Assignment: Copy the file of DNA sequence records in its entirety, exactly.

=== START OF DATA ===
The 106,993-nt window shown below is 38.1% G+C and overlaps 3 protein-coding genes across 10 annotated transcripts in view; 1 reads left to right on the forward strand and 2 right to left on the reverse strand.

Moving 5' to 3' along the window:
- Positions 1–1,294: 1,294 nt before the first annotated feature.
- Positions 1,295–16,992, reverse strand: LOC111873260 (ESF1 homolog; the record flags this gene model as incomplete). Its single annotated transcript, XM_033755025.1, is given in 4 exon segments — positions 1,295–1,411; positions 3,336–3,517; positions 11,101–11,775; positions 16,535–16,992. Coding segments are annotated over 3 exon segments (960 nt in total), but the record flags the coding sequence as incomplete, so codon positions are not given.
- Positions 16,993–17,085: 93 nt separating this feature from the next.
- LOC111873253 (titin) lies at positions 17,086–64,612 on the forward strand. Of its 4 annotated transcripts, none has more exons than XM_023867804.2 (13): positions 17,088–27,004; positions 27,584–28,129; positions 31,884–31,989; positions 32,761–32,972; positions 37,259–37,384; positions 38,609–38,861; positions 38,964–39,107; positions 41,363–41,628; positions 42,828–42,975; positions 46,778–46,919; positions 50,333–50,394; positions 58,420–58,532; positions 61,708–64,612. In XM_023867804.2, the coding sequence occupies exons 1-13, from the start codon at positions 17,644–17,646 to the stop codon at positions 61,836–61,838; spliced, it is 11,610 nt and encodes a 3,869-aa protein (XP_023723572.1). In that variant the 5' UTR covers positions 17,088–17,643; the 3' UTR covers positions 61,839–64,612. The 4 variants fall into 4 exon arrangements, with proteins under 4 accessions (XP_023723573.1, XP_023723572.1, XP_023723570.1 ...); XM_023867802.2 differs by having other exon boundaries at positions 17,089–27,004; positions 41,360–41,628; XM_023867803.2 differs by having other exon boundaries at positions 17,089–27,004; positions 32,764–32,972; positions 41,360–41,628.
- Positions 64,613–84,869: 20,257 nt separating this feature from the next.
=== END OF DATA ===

The 106,993-nt window shown below is 38.1% G+C and overlaps 3 protein-coding genes across 10 annotated transcripts in view; 1 reads left to right on the forward strand and 2 right to left on the reverse strand.

Moving 5' to 3' along the window:
- Positions 1–1,294: 1,294 nt before the first annotated feature.
- Positions 1,295–16,992, reverse strand: LOC111873260 (ESF1 homolog; the record flags this gene model as incomplete). Its single annotated transcript, XM_033755025.1, is given in 4 exon segments — positions 1,295–1,411; positions 3,336–3,517; positions 11,101–11,775; positions 16,535–16,992. Coding segments are annotated over 3 exon segments (960 nt in total), but the record flags the coding sequence as incomplete, so codon positions are not given.
- Positions 16,993–17,085: 93 nt separating this feature from the next.
- LOC111873253 (titin) lies at positions 17,086–64,612 on the forward strand. Of its 4 annotated transcripts, none has more exons than XM_023867804.2 (13): positions 17,088–27,004; positions 27,584–28,129; positions 31,884–31,989; positions 32,761–32,972; positions 37,259–37,384; positions 38,609–38,861; positions 38,964–39,107; positions 41,363–41,628; positions 42,828–42,975; positions 46,778–46,919; positions 50,333–50,394; positions 58,420–58,532; positions 61,708–64,612. In XM_023867804.2, the coding sequence occupies exons 1-13, from the start codon at positions 17,644–17,646 to the stop codon at positions 61,836–61,838; spliced, it is 11,610 nt and encodes a 3,869-aa protein (XP_023723572.1). In that variant the 5' UTR covers positions 17,088–17,643; the 3' UTR covers positions 61,839–64,612. The 4 variants fall into 4 exon arrangements, with proteins under 4 accessions (XP_023723573.1, XP_023723572.1, XP_023723570.1 ...); XM_023867802.2 differs by having other exon boundaries at positions 17,089–27,004; positions 41,360–41,628; XM_023867803.2 differs by having other exon boundaries at positions 17,089–27,004; positions 32,764–32,972; positions 41,360–41,628.
- Positions 64,613–84,869: 20,257 nt separating this feature from the next.